18 December 2006

Rediscovering Robert Frost - Stealth Sonnets

Digging around my poetry bookshelf I found a battered copy of "The Complete Poems of Robert Frost". How it was overlooked for so long is a mystery, it's a weighty little tome. Then again, there is a Jedi Knight mystique to poetry. When the poet is ready, the poetry form will present itself. I'm ready to tackle sonnets again.

So why didn't I grab my Shakespeare, or Elizabeth Barrett Browning, or Rossetti? Frost fills the need for sonnet exploration with a more modern twist - but not so modern the form becomes obscure. Shakespearean and Italian sonnets have become ubiquitous, appearing on posters, calendars, and Starbucks coffee mugs. It's like the old days of card catalogs in the library, when flipping through a long topic suddenly made the word you were looking up disappear through excessive familiarity. Frost is accessible, and highly readable. On one level his poetry seems simplistic, basic even. Don't let the ease of presentation fool you, lurking beneath the folksy exterior are some fairly astute observations on nature, emptiness, and relationships.

Frost's poems are deceptive in that they operate on different layers of meaning. At first read you can come away with a quick synopsis of the poem "Good fences make good neighbors" (Mending Wall). The poem is easy to get into with its plain language and clear line of thought. A more studied read through and you suddenly realize that while Frost had the line 'Good fences make good neighbors' in the poem, what he meant might well be the exact opposite. Metaphor works on many levels in a Frost poem, and is a big part of my attraction.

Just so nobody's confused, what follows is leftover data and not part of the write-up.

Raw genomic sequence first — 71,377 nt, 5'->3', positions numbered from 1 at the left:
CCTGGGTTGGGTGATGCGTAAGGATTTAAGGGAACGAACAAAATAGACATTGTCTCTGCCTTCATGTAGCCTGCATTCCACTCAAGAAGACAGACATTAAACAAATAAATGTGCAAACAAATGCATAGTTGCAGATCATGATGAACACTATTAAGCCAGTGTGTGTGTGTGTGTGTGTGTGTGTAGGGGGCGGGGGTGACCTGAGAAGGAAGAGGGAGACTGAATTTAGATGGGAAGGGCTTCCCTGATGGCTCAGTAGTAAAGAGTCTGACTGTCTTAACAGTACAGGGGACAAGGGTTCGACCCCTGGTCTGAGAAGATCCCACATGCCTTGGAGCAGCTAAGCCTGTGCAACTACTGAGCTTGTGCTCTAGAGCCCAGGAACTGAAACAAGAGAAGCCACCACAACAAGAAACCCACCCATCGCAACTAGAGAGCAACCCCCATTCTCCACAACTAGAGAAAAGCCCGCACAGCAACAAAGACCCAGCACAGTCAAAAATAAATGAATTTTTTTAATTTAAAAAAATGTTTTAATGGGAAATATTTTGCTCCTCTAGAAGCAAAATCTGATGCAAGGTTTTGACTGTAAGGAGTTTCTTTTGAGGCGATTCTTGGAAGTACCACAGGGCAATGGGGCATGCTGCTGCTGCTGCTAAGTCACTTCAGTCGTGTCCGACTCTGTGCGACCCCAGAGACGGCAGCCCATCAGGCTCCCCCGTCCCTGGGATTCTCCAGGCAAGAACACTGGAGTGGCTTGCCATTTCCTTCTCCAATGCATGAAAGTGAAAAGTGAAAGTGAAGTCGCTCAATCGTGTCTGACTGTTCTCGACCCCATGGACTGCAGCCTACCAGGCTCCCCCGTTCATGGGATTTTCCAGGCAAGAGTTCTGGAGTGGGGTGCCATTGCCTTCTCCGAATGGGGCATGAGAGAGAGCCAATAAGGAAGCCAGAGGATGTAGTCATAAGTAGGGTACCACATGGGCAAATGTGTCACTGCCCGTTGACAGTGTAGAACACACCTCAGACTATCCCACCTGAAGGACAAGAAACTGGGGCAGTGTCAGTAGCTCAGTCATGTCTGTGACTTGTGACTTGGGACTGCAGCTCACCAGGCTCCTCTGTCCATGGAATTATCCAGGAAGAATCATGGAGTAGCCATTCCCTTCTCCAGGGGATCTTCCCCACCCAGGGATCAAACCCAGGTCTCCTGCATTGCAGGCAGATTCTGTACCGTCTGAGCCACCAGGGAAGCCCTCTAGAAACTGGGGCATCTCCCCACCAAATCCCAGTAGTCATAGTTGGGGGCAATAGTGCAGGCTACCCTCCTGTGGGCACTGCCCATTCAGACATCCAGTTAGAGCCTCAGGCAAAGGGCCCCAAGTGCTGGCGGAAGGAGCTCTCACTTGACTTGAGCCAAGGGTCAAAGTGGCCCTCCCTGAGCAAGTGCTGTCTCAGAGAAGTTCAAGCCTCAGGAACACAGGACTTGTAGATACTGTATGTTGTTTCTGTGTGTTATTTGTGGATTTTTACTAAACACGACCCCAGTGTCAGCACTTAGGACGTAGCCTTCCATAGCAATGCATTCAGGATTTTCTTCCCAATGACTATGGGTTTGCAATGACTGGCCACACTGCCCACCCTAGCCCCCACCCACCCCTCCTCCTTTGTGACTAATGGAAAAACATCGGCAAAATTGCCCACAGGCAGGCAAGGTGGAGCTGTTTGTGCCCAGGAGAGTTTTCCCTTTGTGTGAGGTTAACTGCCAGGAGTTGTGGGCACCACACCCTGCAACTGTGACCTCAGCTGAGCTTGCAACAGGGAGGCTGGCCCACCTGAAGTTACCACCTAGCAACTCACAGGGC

As for sonnets, Frost used both the Shakespearean and Petrarchan forms, although he seems to have blended and borrowed freely between them as well as adding in his own divergence to make a new twist on an old form. "The Silken Tent" is one example, where structure is seemingly abandon as Frost writes the whole sonnet in one long sentence - and it works.

The Silken Tent

by Robert Frost

She is as in a field a silken tent
At midday when the sunny summer breeze
Has dried the dew and all its ropes relent,
So that in guys it gently sways at ease,
And its supporting central cedar pole,
That is its pinnacle to heavenward
And signifies the sureness of the soul,
Seems to owe naught to any single cord,
But strictly held by none, is loosely bound
By countless silken ties of love and thought
To everything on earth the compass round,
And only by one's going slightly taut
In the capriciousness of summer air
Is of the slightest bondage made aware.

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